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Clydesdale and Yorkshire Banks grow H1 resi mortgage lending to £2.6bn

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  • 15/05/2018
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Clydesdale and Yorkshire Banks grow H1 resi mortgage lending to £2.6bn
Clydesdale’s mortgage market share increased to 1.76% in H1 to £2.6bn as the bank confirmed its buyout offer to Virgin Money earlier this month, in Clydesdale and Yorkshire Bank’s half-yearly report.

The group’s gross mortgage lending in the half year was £2.6bn of which 75% related to residential mortgage lending.

The bank’s underlying profit before tax increased 28% year-on-year to £158m, but it saw post-tax losses of £76m due to PPI legacy issues.

Virgin Money is considering the offer, which valued the combined entity at around £1.6bn, with a little over 5% of the UK mortgage market.

In its 2017 annual results, Virgin reported gross mortgage lending of £8.4bn (around 3% market share) while CYBG grew its lending to £5.5bn for an approximately 2.1% market share.

However, in H1, Clydesdale confirmed longer-term fixed rates are now 25% of its mortgage book since its buy-to-let book fell to 32% from 33% at 30 September 2017 following the regulatory, tax relief and Stamp Duty changes. Owner occupied mortgage lending rose to 76% of its book in H1, with an average loan to value of new lending of 71%.

 

Mortgage competition is fierce

The report outlined the ‘fierce’ nature of competition in the current mortgage market, with good remortgage activity levels but lower levels of new lending.

In late 2017, the bank brought mortgage processing back onshore to improve the customer journey, but the bank said some servicing and fulfillment delays arose as a result.

It said: “These issues are now resolved, however our Q3 mortgage growth is expected to slow as this is when we will see the impact of lower applications at the start of 2018.

“Despite this, we expect to be within our market guidance for mortgage growth for the year albeit at the lower end of the range, and more broadly, we are now in a better place to deliver our longer-term growth ambitions.”

David Duffy, CEO said: “In the first half of 2018, we have continued to make good progress in delivering our strategic priorities and developing CYBG as the leading alternative to the UK’s big banks.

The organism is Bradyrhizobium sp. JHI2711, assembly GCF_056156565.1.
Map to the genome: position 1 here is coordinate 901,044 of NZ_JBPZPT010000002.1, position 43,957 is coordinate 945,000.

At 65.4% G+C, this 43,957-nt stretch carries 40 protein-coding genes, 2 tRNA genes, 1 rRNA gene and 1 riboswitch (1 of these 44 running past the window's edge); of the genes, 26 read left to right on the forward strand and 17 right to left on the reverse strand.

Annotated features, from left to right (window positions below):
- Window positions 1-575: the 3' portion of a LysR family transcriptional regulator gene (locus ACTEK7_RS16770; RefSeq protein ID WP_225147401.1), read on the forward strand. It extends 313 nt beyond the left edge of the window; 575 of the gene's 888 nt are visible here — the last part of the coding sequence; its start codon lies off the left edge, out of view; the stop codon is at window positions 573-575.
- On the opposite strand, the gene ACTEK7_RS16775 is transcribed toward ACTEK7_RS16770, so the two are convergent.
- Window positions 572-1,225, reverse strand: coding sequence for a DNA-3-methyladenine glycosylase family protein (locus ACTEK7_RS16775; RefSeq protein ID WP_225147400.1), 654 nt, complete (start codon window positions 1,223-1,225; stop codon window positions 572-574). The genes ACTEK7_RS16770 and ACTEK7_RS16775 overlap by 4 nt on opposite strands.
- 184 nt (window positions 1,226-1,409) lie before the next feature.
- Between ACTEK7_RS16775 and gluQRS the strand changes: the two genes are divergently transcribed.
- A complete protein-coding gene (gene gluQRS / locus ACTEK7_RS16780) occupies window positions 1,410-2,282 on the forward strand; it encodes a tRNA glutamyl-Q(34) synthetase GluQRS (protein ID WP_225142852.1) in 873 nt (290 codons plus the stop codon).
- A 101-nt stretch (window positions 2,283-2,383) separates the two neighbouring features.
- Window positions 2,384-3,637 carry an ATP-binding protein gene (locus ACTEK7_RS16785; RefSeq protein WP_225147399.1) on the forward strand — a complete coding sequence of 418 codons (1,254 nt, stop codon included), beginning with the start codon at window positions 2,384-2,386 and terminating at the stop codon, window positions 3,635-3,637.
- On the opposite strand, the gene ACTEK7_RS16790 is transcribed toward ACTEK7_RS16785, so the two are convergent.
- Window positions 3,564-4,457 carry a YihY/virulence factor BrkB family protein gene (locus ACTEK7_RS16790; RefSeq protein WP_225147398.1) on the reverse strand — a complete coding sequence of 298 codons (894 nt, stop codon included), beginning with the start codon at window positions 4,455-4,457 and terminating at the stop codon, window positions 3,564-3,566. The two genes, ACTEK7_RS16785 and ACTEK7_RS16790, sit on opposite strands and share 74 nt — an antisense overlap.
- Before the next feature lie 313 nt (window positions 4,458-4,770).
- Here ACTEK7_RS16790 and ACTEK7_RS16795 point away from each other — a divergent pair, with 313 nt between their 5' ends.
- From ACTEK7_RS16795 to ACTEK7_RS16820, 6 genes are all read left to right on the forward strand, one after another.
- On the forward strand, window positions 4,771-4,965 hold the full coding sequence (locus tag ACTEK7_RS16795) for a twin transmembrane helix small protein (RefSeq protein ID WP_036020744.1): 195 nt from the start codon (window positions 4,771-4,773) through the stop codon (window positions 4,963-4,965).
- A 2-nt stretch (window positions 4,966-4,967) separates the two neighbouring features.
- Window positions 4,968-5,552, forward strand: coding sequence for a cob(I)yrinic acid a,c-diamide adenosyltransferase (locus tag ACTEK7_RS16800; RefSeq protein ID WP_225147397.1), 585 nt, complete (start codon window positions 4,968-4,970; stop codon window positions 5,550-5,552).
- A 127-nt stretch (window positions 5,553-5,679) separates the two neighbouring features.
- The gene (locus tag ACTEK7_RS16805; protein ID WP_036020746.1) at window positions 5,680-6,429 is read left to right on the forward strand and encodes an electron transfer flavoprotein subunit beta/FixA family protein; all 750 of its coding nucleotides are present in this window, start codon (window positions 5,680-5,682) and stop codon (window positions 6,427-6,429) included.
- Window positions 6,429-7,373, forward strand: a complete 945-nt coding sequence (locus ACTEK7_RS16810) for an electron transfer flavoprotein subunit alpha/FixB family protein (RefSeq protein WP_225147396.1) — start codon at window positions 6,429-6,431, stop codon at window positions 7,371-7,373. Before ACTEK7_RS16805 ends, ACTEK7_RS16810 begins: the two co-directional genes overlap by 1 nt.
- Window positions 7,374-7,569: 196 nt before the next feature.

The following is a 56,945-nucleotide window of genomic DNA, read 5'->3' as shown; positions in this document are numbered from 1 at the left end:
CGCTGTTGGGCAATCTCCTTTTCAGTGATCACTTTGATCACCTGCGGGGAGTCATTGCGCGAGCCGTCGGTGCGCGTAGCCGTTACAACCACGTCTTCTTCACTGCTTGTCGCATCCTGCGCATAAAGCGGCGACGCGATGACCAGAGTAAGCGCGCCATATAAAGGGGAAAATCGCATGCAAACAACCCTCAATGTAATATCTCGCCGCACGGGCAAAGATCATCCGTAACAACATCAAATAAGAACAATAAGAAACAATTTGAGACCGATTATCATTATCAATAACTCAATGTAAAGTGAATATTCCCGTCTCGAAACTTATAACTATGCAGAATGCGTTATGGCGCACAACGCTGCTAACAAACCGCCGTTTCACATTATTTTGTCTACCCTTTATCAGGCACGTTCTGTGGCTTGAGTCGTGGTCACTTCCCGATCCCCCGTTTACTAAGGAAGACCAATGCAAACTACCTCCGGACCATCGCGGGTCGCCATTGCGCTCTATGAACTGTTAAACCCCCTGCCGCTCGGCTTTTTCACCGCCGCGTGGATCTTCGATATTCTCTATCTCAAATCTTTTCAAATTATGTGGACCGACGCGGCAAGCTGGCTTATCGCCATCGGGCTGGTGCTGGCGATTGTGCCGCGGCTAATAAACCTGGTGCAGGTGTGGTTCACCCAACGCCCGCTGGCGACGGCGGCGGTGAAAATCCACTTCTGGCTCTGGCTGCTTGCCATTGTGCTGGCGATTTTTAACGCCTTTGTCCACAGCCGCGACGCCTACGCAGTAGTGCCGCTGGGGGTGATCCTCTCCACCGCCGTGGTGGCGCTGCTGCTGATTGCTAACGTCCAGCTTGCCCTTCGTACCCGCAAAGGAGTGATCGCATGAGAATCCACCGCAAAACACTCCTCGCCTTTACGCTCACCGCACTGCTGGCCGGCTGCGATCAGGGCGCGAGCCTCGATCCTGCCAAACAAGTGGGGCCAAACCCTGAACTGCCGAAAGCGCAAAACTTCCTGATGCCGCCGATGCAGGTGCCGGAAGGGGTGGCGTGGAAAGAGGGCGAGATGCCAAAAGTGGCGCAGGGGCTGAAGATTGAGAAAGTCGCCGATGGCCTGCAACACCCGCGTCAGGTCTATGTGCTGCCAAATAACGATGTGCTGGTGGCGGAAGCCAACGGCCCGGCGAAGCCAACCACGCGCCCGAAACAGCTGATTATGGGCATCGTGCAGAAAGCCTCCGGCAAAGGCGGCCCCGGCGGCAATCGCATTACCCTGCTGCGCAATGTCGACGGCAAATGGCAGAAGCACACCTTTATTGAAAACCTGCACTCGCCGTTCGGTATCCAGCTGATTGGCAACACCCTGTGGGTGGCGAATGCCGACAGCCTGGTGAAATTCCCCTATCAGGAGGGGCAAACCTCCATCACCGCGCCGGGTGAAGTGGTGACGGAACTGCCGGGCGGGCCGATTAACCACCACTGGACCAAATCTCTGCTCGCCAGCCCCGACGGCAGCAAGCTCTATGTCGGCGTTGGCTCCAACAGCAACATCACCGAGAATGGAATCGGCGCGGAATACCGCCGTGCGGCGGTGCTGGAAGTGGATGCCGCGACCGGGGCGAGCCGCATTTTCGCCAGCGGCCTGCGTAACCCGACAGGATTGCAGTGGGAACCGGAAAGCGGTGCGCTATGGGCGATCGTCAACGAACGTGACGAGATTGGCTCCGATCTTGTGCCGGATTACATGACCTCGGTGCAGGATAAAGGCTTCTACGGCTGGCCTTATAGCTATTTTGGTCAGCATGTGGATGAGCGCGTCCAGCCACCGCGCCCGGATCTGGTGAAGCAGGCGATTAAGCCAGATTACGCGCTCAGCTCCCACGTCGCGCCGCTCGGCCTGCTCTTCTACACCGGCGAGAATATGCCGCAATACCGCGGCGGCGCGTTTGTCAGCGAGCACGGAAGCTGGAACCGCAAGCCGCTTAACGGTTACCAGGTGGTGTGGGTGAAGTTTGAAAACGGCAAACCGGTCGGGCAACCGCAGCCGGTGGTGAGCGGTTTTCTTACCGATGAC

“In a competitive market, we have significantly increased underlying profit, up 28% to £158m, while achieving 5% annualised lending growth across both mortgages and SMEs.

“While the economic outlook remains uncertain, CYBG is well positioned to continue executing our existing strategy and to capture future growth opportunities across both our Retail and SME businesses in the year ahead.”

 

Open Banking

The bank said it is readying to leverage its Open Banking platform and deliver a new account aggregator and other services to “further enhance the customer experience”.

It is also preparing to compete for the opportunities offered by the RBS alternative remedies package, a £425m fund available for challenger banks to apply for and build out an SME offering that provides a credible near-term competitor to the incumbent banks.

The report said: “The UK economic outlook remains uncertain and while the economy has remained more resilient than expected following the EU referendum in 2016, the most recent economic data points to a slightly weaker environment. In particular, it appears that consumer spending has slowed and businesses have been holding back investment, which has had some impact on demand but with credit conditions remaining benign.”

It added the high competition in the mortgage market means market swap rates cannot be fully passed through to customer pricing.

It said: “While the Bank of England’s May 2018 decision to hold the base rate stable has delayed expectations for future rate increases, the market continues to expect a rate increase later this year.”

“In addition, following the UK’s decision to leave the EU in June 2016, we chose to reset our balance sheet growth targets assuming a lower growth and low interest rate outlook, and these targets continue to remain appropriate in the continued uncertain economic environment.”

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